What Are Opioids? A Closer Look at the Drugs Killing America

What are opioids

91. That’s the number of lives lost every day in the United States to opioids.

Beyond the bewildering toll on human life, opioid misuse costs the U.S. $78 billion annually in healthcare, law enforcement and lost productivity. What’s behind these staggering statistics? This crisis can be traced back to one classification of drugs: Opioids.

But what are opioids? And how have they so radically transformed the landscape of America? Keep reading to learn more about the drug behind this alarming epidemic.

What are opioids, anyway?

You may have been hearing quite a bit about them in the news lately. But exactly what are opioids? To put it simply, opioids are a type of drug that interacts with receptors in nerves and the brain. They change the way the brain responds to pain and lowers the amount of pain signals.

Opioids are commonly prescribed as pain relievers. Your doctor may prescribe opioid pain relievers after dental work or a surgery. Those with cancer or chronic pain may be prescribed these strong pain relievers to help keep them comfortable. You may have heard of common brands of prescription opioid pain relievers, such as OxyContin, Vicodin and Percocet.

Opioids also exist outside the realm of common prescription drugs. Heroin is also considered an opioid, as is fentanyl—a powerful synthetic opioid.

Regular use of opioids can lead to dependence, and misuse can provide users with a euphoric high. Use of opioid prescription painkillers is on the rise—both with and without a prescription. For those without a prescription, the pills can be purchased on the street. Even easier to acquire is heroin, and its low price makes it all the more accessible.

Opioid use through the years

Opioid misuse is nothing new. Opium was derived from poppies thousands of years ago. It grew in popularity in the U.S. as physicians treated Civil War veterans with morphine. At the turn of the century, pharmaceutical juggernaut, Bayer, began producing heroin for commercial sale. The drug was used for everything from colds to cancer before becoming outlawed in the 1920s—much too late for the hundreds of thousands already hooked.

Scientists strove to make a medicine that was less addictive. Oxycodone and a slew of new opioids were met with a new focus on pain management in medicine. Prescribing these strong medications was thought to be the humane way to relieve patients. With OxyContin’s debut in 1996, opioid prescriptions took off and never turned back.

A crisis point

What unfolded in the years to come was a watershed in prescription drugs: Opioids were widely prescribed as the new millennium progressed. Pharmaceutical companies, producing more opioid medications, assured physicians they were safe to prescribe to their patients.

This launched a ripple effect—doctors prescribed more opioids, and with that came abuse, misuse, addiction and overdoses in patients. From there, addicted opioid-abusers turned to illicit alternatives like heroin and an epidemic took hold.

Take a look at these startling statistics:

Heroin: A close cousin to prescription opioids

Because of its similar effects on the brain, heroin makes for a natural progression for those addicted to opioid prescription drugs. It’s often cheaper, more powerful and easier to obtain than regulated prescription pills. But it’s illegal—and very dangerous.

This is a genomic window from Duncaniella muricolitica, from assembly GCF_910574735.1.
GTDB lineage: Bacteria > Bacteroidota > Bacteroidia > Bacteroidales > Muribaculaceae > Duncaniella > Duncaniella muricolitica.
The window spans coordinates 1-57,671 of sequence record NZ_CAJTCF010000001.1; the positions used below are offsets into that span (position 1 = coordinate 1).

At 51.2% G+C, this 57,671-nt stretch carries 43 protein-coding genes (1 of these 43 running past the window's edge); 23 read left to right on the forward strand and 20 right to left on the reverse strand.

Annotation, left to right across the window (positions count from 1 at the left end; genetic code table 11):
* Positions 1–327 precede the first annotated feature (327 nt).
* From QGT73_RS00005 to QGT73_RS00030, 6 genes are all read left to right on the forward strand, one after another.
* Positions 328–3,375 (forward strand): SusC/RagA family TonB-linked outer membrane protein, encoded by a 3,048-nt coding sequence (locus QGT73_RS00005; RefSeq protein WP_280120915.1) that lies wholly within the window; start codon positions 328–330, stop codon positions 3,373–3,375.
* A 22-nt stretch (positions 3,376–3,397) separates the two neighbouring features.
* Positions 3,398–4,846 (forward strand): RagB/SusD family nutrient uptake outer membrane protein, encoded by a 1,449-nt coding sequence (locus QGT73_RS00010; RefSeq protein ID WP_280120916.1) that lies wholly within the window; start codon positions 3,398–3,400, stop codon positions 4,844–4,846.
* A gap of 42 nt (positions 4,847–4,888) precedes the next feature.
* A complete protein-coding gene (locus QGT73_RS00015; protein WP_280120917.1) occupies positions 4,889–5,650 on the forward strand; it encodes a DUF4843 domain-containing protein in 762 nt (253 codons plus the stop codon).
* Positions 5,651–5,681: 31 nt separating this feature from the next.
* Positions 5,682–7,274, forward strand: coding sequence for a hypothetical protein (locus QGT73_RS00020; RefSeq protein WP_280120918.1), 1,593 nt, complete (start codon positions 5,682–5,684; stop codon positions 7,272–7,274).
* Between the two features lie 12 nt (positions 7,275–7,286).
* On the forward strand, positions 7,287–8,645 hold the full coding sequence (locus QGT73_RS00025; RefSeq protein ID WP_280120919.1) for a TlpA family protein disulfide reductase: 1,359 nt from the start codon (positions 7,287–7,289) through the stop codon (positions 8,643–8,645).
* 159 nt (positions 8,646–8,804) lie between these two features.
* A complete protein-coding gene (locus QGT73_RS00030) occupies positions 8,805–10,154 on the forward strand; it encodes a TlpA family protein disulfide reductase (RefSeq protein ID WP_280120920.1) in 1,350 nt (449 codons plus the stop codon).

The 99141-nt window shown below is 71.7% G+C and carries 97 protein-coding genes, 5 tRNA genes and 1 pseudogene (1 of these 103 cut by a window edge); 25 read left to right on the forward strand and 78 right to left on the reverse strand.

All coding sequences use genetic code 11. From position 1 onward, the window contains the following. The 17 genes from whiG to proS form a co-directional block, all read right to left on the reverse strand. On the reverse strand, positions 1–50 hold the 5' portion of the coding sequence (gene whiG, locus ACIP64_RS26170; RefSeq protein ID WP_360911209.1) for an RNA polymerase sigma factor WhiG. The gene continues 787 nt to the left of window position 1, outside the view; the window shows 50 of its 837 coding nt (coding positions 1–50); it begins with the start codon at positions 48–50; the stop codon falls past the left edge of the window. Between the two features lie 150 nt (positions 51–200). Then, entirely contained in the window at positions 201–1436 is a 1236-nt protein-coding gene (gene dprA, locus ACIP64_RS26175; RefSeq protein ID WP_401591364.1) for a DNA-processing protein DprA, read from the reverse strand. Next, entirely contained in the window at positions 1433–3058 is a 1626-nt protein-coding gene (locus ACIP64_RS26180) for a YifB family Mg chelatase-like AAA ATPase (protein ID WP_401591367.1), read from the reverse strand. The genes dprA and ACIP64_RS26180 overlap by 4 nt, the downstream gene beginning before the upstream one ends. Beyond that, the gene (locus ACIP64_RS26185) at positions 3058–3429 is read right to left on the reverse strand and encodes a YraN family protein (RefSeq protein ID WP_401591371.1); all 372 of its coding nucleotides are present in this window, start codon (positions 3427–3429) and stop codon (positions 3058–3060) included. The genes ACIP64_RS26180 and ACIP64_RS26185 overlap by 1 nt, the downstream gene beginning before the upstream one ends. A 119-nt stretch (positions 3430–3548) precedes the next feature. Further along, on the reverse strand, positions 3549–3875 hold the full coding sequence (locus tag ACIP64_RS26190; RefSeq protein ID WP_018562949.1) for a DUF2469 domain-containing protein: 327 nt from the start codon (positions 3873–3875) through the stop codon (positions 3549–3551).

Heroin overdoses have been on the rise since 2007. Between 2002 and 2014, deaths relating to heroin overdose increased fivefold. Certain areas of the country are in the midst of a full-blown epidemic. Prescription opioids are partially to blame for this crisis. Eighty percent of heroin users first misused opioid prescriptions.

What can be done?

In 2010, OxyContin released a new formula made to deter abuse. Last year, the Centers for Disease Control and Prevention provided physicians with guidelines for prescribing opioids in an effort to deter opioid overprescribing.

Additionally, black box warnings of addiction, overdosing and fatal effects of opioids will be added to some painkillers, per the U.S. Food and Drug Administration. A push for more availability of naloxone, a reversal drug that saves individuals from opioid overdoses, made the drug available over the counter in some drugstores.

To learn more about what is being done, explore the FDA’s opioid action plan outlined here.

Facing Rx realities

So, exactly what are opioids? Once considered a miracle to modern medicine and a game changer in pain management, you’ve now seen how these powerful painkillers have become the cause behind a national crisis.

Despite the severity of the opioid crisis, this drug continues to top the lists of most common prescription drugs in the United States. With prescription drug use on the rise in the past few years, what will the future of health and pharmaceuticals look like?

Learn more about why prescription drug use is rising and see which ones are most commonly prescribed in our infographic, “United States of Medication: What Our 10 Most Common Prescription Drugs Reveal About America's Health.”

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Kristina Ericksen

Kristina is a Digital Writer at Collegis Education where she creates informative content on behalf of Rasmussen University. She is passionate about the power of education and enjoys connecting students to bright futures.

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